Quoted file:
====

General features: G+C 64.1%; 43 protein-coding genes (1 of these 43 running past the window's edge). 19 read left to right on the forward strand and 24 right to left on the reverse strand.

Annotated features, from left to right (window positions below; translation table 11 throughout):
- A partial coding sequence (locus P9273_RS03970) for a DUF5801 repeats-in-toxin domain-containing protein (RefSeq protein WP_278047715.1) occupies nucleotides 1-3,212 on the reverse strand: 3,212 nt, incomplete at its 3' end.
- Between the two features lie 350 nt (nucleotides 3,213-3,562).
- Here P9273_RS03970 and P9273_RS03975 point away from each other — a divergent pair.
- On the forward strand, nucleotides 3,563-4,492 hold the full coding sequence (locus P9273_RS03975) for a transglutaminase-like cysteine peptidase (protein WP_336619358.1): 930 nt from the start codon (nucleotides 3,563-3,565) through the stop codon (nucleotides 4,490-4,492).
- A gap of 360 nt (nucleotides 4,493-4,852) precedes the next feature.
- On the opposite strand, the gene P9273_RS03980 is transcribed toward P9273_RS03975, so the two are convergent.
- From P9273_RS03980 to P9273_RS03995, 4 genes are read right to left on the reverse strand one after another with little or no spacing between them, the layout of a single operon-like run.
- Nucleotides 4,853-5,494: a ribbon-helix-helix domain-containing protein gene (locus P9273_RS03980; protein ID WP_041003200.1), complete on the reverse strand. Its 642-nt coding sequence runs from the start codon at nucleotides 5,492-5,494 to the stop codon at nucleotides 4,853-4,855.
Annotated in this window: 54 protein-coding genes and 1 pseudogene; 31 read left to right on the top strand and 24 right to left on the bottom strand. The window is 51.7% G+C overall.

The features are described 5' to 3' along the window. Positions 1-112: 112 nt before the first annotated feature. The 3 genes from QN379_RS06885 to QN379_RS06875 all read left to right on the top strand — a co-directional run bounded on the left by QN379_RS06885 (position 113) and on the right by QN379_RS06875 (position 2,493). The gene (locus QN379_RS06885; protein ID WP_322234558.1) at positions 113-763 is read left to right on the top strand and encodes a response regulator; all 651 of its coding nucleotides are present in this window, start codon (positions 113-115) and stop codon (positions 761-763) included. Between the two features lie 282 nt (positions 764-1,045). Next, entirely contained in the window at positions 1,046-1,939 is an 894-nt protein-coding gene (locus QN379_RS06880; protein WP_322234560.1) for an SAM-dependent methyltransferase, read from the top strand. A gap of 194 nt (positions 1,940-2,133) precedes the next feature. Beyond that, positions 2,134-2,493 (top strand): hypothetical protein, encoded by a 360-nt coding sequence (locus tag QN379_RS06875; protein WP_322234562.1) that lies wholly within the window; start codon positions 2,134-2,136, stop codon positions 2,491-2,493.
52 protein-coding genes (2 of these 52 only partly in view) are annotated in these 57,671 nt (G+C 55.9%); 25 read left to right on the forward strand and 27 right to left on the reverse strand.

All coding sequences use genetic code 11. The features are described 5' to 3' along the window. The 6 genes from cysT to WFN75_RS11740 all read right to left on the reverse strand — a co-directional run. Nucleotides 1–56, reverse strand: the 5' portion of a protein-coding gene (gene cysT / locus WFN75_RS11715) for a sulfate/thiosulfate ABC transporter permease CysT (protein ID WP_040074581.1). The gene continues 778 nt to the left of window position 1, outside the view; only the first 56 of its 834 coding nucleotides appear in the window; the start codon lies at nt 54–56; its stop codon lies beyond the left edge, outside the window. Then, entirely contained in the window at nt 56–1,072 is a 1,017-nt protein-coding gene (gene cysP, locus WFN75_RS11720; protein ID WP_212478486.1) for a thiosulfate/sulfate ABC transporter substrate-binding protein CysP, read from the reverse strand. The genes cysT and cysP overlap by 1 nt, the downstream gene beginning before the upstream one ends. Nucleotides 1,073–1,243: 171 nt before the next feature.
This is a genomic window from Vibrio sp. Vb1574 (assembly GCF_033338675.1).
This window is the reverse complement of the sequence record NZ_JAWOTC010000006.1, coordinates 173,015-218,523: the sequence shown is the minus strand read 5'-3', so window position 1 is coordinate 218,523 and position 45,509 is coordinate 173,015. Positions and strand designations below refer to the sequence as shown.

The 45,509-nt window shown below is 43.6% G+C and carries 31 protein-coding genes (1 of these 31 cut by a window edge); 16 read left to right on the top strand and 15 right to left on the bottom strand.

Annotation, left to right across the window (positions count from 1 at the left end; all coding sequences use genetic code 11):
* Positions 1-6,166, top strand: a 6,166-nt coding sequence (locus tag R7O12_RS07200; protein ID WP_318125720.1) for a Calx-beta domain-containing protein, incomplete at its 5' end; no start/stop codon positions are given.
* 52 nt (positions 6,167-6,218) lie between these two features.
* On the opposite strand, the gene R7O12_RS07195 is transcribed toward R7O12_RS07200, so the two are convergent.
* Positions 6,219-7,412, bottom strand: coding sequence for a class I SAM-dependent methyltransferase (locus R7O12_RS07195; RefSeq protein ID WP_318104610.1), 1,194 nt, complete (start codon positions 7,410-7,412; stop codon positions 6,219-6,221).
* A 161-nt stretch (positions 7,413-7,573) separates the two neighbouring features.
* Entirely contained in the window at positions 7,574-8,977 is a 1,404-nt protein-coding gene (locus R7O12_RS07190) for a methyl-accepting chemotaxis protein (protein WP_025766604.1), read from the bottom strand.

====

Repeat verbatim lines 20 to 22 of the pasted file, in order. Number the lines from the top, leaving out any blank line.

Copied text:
* 52 nt (positions 6,167-6,218) lie between these two features.
* On the opposite strand, the gene R7O12_RS07195 is transcribed toward R7O12_RS07200, so the two are convergent.
* Positions 6,219-7,412, bottom strand: coding sequence for a class I SAM-dependent methyltransferase (locus R7O12_RS07195; RefSeq protein ID WP_318104610.1), 1,194 nt, complete (start codon positions 7,410-7,412; stop codon positions 6,219-6,221).